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ABSTRACT: 2434 Conclusions Methods Subcloning of Caspase-3/7 GloSensor into pEF The bioluminescent reporter was subcloned from Promega's CP vector into pEF by PCR amliication and insertion into MCS at SalI and EcoRI restriction sites. Transfection and clone selection of Caspase -3/7 GloSensor expressing MDA-MB231/1833 cells D54-MG or MDA-MB231/1833 cells were transfected with Caspase-3/7 GloSensor by Fugen reagent following standard protocol and placed in appropriate selection media 48 hrs post transfection. Single clones were selected and tested for reporter expression by western blotting with luciferase antibody (Promega) and for bioluminescence. Clones with similar bioluminescence activity and re-porter expression were selected for experiments. Bioluminescence assay in cell culture Glioma or breast cancer cell lines stably expressing the reporter or diierent reporter versions were seeded in a 96-well assay plate 24 hrs prior to treatment. Cells were treated with 200 ng/ml TRAIL and imaged at indicated timepoints. Live-cell luminescent imaging was performed by adding 100 ug/ml of D-luciferin to the assay media. Photon counts were aquired at diierent timepoints prior-and post-reatment using the Envison luminometer (Perkin Elmer). High throughput screening 1833 reporter cells were seeded in a 96-well plates at a density of 10.000 cells per well by using automated pippetors. 48 hrs post seed-ing media was changed to CO2 independent media containing 1% GloSensor cAMP reagent (ref.1&2)(Promega) and incubated with a compound concentration of 10 uM. Addition of media and compound library was performed using a Titertek Mulidrop Micro-plate Dispensor (Thermo Fisher Scientiic, Watham, MA). 1280 Lopac compound library (Sigma) were used at above indicated concen-trations. Relative Luminescence was calculated by normalizing values of compound treated wells to untreated wells. The Z-factor was calculated as previously described: Zhang et al, Biomol Screen 1999; 4:67-73. Caspase-3/7 GloSensor transgenic mouse generation For the purpose of imaging apoptosis non-invasively in animal models of cancer, we generated a transgenic reporter mouse by pro-nuclear microinjection of a transgene containing the apoptosis reporter (GloSensor Caspase -3/7) into fertilized eggs obtained from FVB/N females. Transgenic mice were generated by the t ransgenic animal model core at the University of Michigan. The schematic in 4 and 5 depicts the transgene. In brief, constitutively active CAG promoter drives expression of EGFP in the absence of Cre ex-pression. A polyA sequence with strong termination signal ensures transcriptional inhibition of the bioluminescent reporter (Caspase-3/7 Glosensor) located 3' of the EGFP cDNA. loxP sites (triangles) are the EGFP cDNA. Cre-mediated excision of the EGFP-stop cassette results in transcription of the bioluminescent reporter (GloSensor caspase-3/7). Establishment of xenograft and GEM models and in vivo bioluminescence assay For breast cancer bone metastasis model 100.000 MDA-MB231/1833 cells stably expressing the Caspase-3/7 GloSensor reporter were implanted into the tibia of the mouse. Tumor growth was followed by MRI and treatment initiated when tumor reached 5-15 mm^3. For in vivo bioluminescence, mice were anasthetized using a 2% isoouorane/air mixture and injected with a single dose of 150 mg/kg D-luciferin itraperitoneally. Consecutive images were acquired before and 6 hrs post treatment or as indicated in by using the IVIS imaging system (Caliper Life Sciences, Hopkinton, MA). Fold induction of bioluminescence activation was calculated by normaliz-ing post treatment values to pre treatment values of each individual animal. Here we describe a new cell death surrogate marker for use in High throughput screening of therapeutics and for in vivo imaging. This reporter, which is based on the split luciferase technology, was evaluated in a breast cancer and glioma cell line and showed a high signal to noise ratio and a wide dynamic range. Robust fold inductions of over 50 fold in vitro to stimuli engaging the receptor mediated or mitochondrial apoptotic pathway were equally translatable to in vivo use. In vivo utility was demonstrated by the use of cancer cell xenografts and the development of a new transgenic mouse model, wherein activation of the Caspase-3/7 GloSensor was achieved by Cre recombination in a tissue dependent manner. The reporter was further found to be highly applicable in HTS and for imaging of cancer cell subpopulations. In summary, we predict that this Caspase biosensor will prove its usefullness in discovering novel drugs and signaling molecules which impinge on Caspase activation in cells and living animals.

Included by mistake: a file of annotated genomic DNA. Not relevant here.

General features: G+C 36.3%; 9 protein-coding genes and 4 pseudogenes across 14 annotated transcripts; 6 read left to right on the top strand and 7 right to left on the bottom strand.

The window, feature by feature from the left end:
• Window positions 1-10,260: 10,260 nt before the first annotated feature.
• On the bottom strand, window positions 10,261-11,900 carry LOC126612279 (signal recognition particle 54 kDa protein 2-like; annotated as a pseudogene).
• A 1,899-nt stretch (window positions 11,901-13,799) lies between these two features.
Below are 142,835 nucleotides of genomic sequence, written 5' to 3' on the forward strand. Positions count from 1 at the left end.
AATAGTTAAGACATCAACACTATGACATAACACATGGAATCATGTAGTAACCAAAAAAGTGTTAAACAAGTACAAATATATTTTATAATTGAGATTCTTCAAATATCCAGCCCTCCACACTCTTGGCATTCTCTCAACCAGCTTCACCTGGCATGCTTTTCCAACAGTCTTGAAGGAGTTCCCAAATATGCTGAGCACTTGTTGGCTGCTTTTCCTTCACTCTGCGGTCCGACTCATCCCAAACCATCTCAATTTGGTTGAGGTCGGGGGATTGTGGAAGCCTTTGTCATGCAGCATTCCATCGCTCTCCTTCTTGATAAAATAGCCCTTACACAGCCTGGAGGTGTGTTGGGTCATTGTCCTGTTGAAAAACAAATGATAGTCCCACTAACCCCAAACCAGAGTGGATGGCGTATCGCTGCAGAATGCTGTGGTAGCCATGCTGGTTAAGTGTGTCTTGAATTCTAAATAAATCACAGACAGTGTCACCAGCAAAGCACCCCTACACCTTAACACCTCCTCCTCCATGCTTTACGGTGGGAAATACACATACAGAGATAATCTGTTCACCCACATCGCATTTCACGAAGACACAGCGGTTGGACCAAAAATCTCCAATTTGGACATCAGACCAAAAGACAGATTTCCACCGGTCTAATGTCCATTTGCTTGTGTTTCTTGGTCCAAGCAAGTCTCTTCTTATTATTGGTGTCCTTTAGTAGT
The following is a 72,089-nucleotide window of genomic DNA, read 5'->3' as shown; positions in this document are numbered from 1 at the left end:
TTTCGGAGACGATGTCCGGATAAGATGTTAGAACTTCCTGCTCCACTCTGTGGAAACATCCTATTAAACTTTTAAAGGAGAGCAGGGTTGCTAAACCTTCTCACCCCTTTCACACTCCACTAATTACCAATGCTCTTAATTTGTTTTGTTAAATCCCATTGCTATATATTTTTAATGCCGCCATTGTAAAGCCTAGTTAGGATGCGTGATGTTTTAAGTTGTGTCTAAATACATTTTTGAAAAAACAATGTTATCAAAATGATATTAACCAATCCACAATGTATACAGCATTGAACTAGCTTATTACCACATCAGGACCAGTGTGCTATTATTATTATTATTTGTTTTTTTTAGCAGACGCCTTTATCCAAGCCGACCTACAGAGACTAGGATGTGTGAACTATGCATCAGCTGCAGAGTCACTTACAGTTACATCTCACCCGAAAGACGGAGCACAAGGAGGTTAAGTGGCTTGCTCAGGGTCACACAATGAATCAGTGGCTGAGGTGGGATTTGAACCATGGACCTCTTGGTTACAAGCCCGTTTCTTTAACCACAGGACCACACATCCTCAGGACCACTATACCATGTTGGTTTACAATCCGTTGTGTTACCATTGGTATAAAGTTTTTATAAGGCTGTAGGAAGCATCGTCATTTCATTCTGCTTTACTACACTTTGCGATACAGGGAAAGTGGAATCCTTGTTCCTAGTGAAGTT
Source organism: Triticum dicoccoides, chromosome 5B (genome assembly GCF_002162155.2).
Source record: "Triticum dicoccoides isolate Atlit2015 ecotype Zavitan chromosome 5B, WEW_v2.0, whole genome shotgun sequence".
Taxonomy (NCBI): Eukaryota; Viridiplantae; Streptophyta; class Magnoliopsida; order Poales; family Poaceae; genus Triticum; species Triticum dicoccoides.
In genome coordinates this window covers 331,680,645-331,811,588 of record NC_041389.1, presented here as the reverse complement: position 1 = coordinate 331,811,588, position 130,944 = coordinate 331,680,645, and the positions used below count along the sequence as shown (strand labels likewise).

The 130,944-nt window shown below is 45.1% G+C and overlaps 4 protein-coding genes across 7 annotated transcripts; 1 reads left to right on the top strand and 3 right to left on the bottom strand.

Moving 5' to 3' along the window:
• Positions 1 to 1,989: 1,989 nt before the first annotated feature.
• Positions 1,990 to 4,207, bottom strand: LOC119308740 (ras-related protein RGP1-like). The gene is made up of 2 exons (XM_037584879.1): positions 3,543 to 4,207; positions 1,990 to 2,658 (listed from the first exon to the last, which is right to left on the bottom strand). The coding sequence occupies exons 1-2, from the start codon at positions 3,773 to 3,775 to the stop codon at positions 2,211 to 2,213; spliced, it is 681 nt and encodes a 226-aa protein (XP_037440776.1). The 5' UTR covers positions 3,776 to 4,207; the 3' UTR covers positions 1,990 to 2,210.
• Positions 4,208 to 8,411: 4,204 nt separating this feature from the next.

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ABSTRACT: Bioluminescent systems are considered as potent reporter systems for bioanalysis since they have specific characteristics, such as relatively high quantum yields and photon emission over a wide range of colors from green to red. Biochemical events are mostly accomplished through large protein machines. These molecular complexes are built from a few to many proteins organized through their interactions. These protein-protein interactions are vital to facilitate the biological activity of cells. The split-luciferase complementation assay makes the study of two or more interacting proteins possible. In this technique, each of the two domains of luciferase is attached to each partner of two interacting proteins. On interaction of those proteins, luciferase fragments are placed close to each other and form a complemented luciferase, which produces a luminescent signal. Split luciferase is an effective tool for assaying biochemical metabolites, where a domain or an intact protein is inserted into an internally fragmented luciferase, resulting in ligand binding, which causes a change in the emitted signals. We review the various applications of this novel luminescent biosensor in studying protein-protein interactions and assaying metabolites involved in analytical biochemistry, cell communication and cell signaling, molecular biology, and the fate of the whole cell, and show that luciferase-based biosensors are powerful tools that can be applied for diagnostic and therapeutic purposes.Analytical and Bioanalytical Chemistry 07/2014; 406(23). · 3.66 Impact Factor
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ABSTRACT: The bottom-up design of protein-based signaling networks is a key goal of synthetic biology; yet, it remains elusive due to our inability to tailor-make signal transducers and receptors that can be readily compiled into defined signaling networks. Here, we report a generic approach for the construction of protein-based molecular switches based on artficially autoinhibited proteases. Using structure-guided design and directed protein evolution, we created signal transducers based on artificially autoinhibited proteases that can be activated following site-specific proteolysis and also demonstrate the modular design of an allosterically regulated protease receptor following recombination with an affinity clamp peptide receptor. Notably, the receptor's mode of action can be varied from >5-fold switch-OFF to >30-fold switch-ON solely by changing the length of the connecting linkers, demonstrating a high functional plasticity not previously observed in naturally occurring receptor systems. We also create an integrated signaling circuit based on two orthogonal autoinhibited protease units that can propagate and amplify molecular queues generated by the protease receptor. Finally, we present a generic two-component receptor architecture based on proximity-based activation of two autoinhibited proteases. Overall, the approach allows the design of protease-based signaling networks that, in principle, can be connected to any biological process.Proceedings of the National Academy of Sciences 10/2014; · 9.81 Impact Factor